Still another area of debate, with fourrees, is whether those doing the counterfeiting were always independent or whether in some cases they were official mint workers trying to make extra money on the sly using stolen or borrowed dies. The latter seems a likely enough scenario, but no definitive die links have thus far been found indicating that official dies were used for both good-metal coins and fourrees. What have been found are die links indicating that forgers in at least some cases used an official coin to make transfer dies that were then used to strike fourrees (Crawford, Roman Republican Coinage, 1974, p. 561, no. 8, pl. LXV, no's 1-2.).

Some modern official coins are plated, such as the current U.S. cent, issued in its present form since 1982. It consists of copper-plated zinc (the plating is 100 percent copper while the interior is 99.2 percent zinc and 0.8 percent copper). But it and other plated modern coins are never referred to as fourrees. Modern clad coins, including current U.S. dimes and quarters, aren't regarded as being plated since their edges reveal their interior.

In ancient times, punishment for making counterfeit money could be death, a punishment that has existed at various times and in various places since then as well. Despite this, there are many surviving fourree counterfeits of ancient coins, indicating a sizeable presence in ancient marketplaces.

The existence of fourrees in ancient times is the reason that some ancient coins were test cut, which involved the slashing of the surface of a coin with a hammer and chisel to reveal the interior metal, or punchmarked, which involved punching a design or banker's mark into the surface (punchmarking was sometimes done instead to retariff a coin at its place of origin or certify it as legal tender beyond its place of origin). To try to prevent detection, some counterfeiters made fourrees with test cuts engraved into their design, though these are seen rarely today. In ancient times some test-cut coins were consequently further test cut within the existing test cut. Naturally, counterfeiters then made some fourrees engraved with test cuts within test cuts, though these are even rarer today.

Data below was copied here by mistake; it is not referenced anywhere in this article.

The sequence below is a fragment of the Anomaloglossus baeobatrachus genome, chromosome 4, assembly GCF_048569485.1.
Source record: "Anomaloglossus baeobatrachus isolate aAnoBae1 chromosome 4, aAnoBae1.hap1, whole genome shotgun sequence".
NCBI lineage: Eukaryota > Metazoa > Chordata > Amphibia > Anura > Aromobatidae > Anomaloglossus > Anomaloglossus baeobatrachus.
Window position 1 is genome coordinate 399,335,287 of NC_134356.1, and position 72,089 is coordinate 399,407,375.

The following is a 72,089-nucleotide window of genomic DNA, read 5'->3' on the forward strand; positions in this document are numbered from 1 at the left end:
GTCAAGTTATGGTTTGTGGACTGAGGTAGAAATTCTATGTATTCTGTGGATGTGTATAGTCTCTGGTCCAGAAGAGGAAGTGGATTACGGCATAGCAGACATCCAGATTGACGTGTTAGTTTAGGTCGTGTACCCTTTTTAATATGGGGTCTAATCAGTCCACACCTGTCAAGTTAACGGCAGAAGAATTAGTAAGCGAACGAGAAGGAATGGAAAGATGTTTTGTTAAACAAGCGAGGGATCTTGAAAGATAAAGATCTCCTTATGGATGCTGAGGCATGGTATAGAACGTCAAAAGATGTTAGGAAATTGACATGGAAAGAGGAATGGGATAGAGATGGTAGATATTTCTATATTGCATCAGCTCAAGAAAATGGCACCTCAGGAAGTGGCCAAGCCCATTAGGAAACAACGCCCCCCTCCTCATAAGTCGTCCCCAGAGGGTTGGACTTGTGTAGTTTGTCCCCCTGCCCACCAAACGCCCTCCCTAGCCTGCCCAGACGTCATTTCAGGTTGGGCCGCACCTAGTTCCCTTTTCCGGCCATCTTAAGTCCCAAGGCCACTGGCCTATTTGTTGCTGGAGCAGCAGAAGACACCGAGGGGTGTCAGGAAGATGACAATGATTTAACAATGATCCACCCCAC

Fourrees are typically unearthed as individual finds rather than as part of hoards, sometimes with test cuts on them, usually without. This indicates they didn't fool anybody long enough to be regarded as worth saving. Many were likely destroyed. The percentage of fourrees compared with good-metal coins on the market today is likely considerably less than the percentage in ancient times.

Fourrees are considered collectable by many, though most collectors regard them as less desirable than official coins, so despite the fact that they're seen far less than official ancient coins they sell for about 25 to 40 percent of what the same official ancient coin would sell for. Unusual mule fourrees that combine an obverse and reverse from different coins, on the other hand, can sell for more that the equivalent official coins. Convincing modern forgeries of ancient foil-type fourrees may well exist, though they would take more effort to produce, would lead to relatively little material savings, and would bring less on the market than good-metal forgeries. Modern fakes exist that consist of silver electroplated over base metal, but they're typically unconvincing tourist copies and they copy good-metal official ancient coins rather than fourrees.

Here are some pages illustrating specific ancient fourree counterfeits.









Athenian Owl fourrees

Alexander the Great fourrees

Miscellaneous ancient fourrees









Doug Smith has put together several interesting pages about ancient Greek and Roman fourrees. Kevin Barry covers this on his page Counterfeits and Counterfeiters: The Ancient World. Aaron Emigh has an impresive collection of ancient fourrée coins.








Coin sites:
Coin Collecting: Consumer Protection Guide
Glomming: Coin Connoisseurship
Bogos: Counterfeit Coins

© 2014 Reid Goldsborough

Note: Any of the items illustrated on these pages that are in my possession are stored off site.